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In this paper the authors state that the inequality near the bottom of page 2 reduces to inequality (1) when $N=1$. However, I am struggling to get that result, as I have an extra minus sign in front of the integrals. Can anyone try this for themselves and see if they get the correct result?

$$\frac{n}{4}N(1+\ln{\pi})-\frac{1}{2}N^{-1} \int d^n \mathbf{r}|\Psi(\mathbf{r})|^2 \ln{|\Psi(\mathbf{r})}|-\frac{1}{2}N^{-1} \int d^n \mathbf{k}|\tilde{\Psi}(\mathbf{k})|^2 \ln{|\tilde{\Psi}(\mathbf{k})}|+N \ln{N \geq 0}$$

should reduce to

$$-\langle \ln{\rho}\rangle - \langle \ln{\tilde{\rho}}\rangle \geq n(1 + \ln{\pi}) $$

where

$\rho (\mathbf{r})= |\Psi(\mathbf{r})|^2$, $\tilde{\rho}(\mathbf{k})= |\tilde{\Psi}(\mathbf{k})|^2$ and $\langle \rangle$ denotes mean value, so that $\langle \ln{\rho} \rangle = \int d^n \mathbf{r} \,\rho (\mathbf{r})\ln{\rho(\mathbf{r})}$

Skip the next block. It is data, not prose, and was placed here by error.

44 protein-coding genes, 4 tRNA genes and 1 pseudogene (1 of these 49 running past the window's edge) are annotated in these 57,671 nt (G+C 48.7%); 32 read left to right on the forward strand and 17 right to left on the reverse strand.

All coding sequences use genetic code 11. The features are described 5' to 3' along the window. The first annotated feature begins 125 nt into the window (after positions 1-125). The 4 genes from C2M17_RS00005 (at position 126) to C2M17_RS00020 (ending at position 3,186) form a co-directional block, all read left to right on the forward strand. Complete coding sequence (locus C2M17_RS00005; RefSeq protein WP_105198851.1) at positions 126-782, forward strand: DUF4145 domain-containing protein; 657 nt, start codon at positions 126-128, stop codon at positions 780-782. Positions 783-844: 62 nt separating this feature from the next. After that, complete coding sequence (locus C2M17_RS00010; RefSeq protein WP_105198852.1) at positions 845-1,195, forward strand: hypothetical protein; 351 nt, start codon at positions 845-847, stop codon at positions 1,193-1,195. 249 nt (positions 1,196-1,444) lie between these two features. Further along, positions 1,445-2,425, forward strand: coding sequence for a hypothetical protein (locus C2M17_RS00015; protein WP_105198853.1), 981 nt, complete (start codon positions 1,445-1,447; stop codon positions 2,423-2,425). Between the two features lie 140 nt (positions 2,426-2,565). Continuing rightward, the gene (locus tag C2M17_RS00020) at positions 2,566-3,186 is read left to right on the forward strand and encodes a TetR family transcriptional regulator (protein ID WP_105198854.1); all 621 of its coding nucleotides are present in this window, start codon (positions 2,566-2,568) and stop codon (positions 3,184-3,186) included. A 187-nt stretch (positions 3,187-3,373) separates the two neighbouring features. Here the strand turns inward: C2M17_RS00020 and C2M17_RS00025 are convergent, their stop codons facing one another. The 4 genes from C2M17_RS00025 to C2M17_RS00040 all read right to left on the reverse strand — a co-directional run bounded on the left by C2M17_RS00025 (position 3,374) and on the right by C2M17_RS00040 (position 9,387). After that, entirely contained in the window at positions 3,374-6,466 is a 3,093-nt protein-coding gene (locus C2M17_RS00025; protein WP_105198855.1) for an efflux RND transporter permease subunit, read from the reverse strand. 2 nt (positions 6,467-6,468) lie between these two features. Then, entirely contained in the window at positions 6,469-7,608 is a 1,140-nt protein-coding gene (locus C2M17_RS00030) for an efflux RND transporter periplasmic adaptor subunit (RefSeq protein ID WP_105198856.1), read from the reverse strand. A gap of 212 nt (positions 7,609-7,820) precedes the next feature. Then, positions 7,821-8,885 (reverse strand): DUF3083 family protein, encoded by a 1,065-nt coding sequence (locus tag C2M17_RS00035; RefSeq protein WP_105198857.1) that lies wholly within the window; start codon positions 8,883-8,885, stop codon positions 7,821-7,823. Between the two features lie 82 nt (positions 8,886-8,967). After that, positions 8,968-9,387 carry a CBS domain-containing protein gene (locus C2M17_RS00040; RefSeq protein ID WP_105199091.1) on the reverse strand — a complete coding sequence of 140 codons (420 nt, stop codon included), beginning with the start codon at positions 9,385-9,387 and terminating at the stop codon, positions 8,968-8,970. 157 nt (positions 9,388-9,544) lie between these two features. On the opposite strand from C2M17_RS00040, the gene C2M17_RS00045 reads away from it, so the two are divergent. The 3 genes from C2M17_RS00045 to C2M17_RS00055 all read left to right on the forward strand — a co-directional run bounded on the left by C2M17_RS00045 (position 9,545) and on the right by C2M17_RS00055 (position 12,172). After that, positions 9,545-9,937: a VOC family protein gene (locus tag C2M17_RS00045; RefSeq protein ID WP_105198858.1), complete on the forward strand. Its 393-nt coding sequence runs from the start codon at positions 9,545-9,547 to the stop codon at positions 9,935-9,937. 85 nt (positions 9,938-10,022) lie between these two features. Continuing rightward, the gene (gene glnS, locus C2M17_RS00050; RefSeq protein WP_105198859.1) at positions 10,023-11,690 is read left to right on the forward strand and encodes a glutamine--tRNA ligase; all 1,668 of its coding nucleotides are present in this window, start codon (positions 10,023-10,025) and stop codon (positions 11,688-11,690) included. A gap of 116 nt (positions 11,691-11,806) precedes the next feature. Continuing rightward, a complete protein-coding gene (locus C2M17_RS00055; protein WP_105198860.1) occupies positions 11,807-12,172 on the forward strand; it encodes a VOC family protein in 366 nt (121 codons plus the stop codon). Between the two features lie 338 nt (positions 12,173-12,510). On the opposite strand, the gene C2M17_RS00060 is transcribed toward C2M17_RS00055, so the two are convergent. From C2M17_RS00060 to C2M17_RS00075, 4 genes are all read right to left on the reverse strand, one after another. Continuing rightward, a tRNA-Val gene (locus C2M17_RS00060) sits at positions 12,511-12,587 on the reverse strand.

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  • $\begingroup$ Could you write out the relevent inequalities in your question. We generally encourage question on this site to be self contained if at all possible. People are also more likely to answer your question if they don't have to dig through a pdf to find the relevant informaiton $\endgroup$ Feb 8 at 18:36
  • $\begingroup$ Hello! Please read How do I ask homework questions on Physics Stack Exchange? and edit your question accordingly. Thanks! $\endgroup$
    – Jonas
    Feb 8 at 19:06
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Due diligence first. The first term of the first equation you wrote is missing a sign, as you should have easily checked yourself, from the coefficient of $\ln \pi$.

That is, write down the parent $W(q)$ right above the equation you start with, around your minimum q =2, i.e. $q\equiv 2(1+\epsilon)$, so that $p= 2(1-\epsilon) +O(\epsilon^2)$, dismissing any higher orders of $\epsilon$.

The relevant term for the derivative w.r.t. $2\epsilon$ then is $\pi^{-n2\epsilon/4} N$, so you may catch that paper's typo.

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  • $\begingroup$ Thank you, you are correct that I should have checked the derivative first. $\endgroup$
    – Bruno
    Feb 9 at 3:13

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